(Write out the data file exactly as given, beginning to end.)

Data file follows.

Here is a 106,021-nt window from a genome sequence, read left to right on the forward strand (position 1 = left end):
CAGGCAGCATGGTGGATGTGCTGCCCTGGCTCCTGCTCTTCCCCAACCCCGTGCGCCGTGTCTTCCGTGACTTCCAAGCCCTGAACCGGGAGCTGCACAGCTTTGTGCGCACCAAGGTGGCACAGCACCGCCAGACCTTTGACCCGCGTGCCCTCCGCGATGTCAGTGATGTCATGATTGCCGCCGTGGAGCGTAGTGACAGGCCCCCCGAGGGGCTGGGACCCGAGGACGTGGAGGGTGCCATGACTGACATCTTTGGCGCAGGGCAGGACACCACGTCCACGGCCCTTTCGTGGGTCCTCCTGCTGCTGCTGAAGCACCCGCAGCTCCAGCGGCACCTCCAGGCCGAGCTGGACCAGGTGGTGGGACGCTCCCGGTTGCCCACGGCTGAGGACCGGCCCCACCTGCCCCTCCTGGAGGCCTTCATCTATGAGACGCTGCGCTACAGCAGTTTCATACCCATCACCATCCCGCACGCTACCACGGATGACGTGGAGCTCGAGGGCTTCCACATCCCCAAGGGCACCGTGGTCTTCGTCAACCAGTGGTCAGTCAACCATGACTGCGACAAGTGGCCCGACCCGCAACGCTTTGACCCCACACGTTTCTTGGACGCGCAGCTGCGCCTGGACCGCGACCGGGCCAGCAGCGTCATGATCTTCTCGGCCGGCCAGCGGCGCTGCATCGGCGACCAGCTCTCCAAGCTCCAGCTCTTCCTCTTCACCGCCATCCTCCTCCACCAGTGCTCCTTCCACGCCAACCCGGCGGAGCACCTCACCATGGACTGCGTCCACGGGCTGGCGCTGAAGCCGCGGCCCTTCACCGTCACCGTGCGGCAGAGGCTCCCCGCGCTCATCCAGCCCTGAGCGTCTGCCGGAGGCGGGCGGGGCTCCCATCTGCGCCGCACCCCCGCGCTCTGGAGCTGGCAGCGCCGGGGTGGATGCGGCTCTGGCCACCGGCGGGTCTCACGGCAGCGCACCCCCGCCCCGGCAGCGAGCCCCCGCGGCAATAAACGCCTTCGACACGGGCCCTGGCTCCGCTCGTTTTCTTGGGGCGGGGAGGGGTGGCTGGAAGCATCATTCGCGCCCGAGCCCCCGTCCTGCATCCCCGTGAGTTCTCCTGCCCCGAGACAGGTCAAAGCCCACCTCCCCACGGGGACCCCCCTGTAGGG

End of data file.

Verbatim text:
Here is a 106,021-nt window from a genome sequence, read left to right on the forward strand (position 1 = left end):
CAGGCAGCATGGTGGATGTGCTGCCCTGGCTCCTGCTCTTCCCCAACCCCGTGCGCCGTGTCTTCCGTGACTTCCAAGCCCTGAACCGGGAGCTGCACAGCTTTGTGCGCACCAAGGTGGCACAGCACCGCCAGACCTTTGACCCGCGTGCCCTCCGCGATGTCAGTGATGTCATGATTGCCGCCGTGGAGCGTAGTGACAGGCCCCCCGAGGGGCTGGGACCCGAGGACGTGGAGGGTGCCATGACTGACATCTTTGGCGCAGGGCAGGACACCACGTCCACGGCCCTTTCGTGGGTCCTCCTGCTGCTGCTGAAGCACCCGCAGCTCCAGCGGCACCTCCAGGCCGAGCTGGACCAGGTGGTGGGACGCTCCCGGTTGCCCACGGCTGAGGACCGGCCCCACCTGCCCCTCCTGGAGGCCTTCATCTATGAGACGCTGCGCTACAGCAGTTTCATACCCATCACCATCCCGCACGCTACCACGGATGACGTGGAGCTCGAGGGCTTCCACATCCCCAAGGGCACCGTGGTCTTCGTCAACCAGTGGTCAGTCAACCATGACTGCGACAAGTGGCCCGACCCGCAACGCTTTGACCCCACACGTTTCTTGGACGCGCAGCTGCGCCTGGACCGCGACCGGGCCAGCAGCGTCATGATCTTCTCGGCCGGCCAGCGGCGCTGCATCGGCGACCAGCTCTCCAAGCTCCAGCTCTTCCTCTTCACCGCCATCCTCCTCCACCAGTGCTCCTTCCACGCCAACCCGGCGGAGCACCTCACCATGGACTGCGTCCACGGGCTGGCGCTGAAGCCGCGGCCCTTCACCGTCACCGTGCGGCAGAGGCTCCCCGCGCTCATCCAGCCCTGAGCGTCTGCCGGAGGCGGGCGGGGCTCCCATCTGCGCCGCACCCCCGCGCTCTGGAGCTGGCAGCGCCGGGGTGGATGCGGCTCTGGCCACCGGCGGGTCTCACGGCAGCGCACCCCCGCCCCGGCAGCGAGCCCCCGCGGCAATAAACGCCTTCGACACGGGCCCTGGCTCCGCTCGTTTTCTTGGGGCGGGGAGGGGTGGCTGGAAGCATCATTCGCGCCCGAGCCCCCGTCCTGCATCCCCGTGAGTTCTCCTGCCCCGAGACAGGTCAAAGCCCACCTCCCCACGGGGACCCCCCTGTAGGG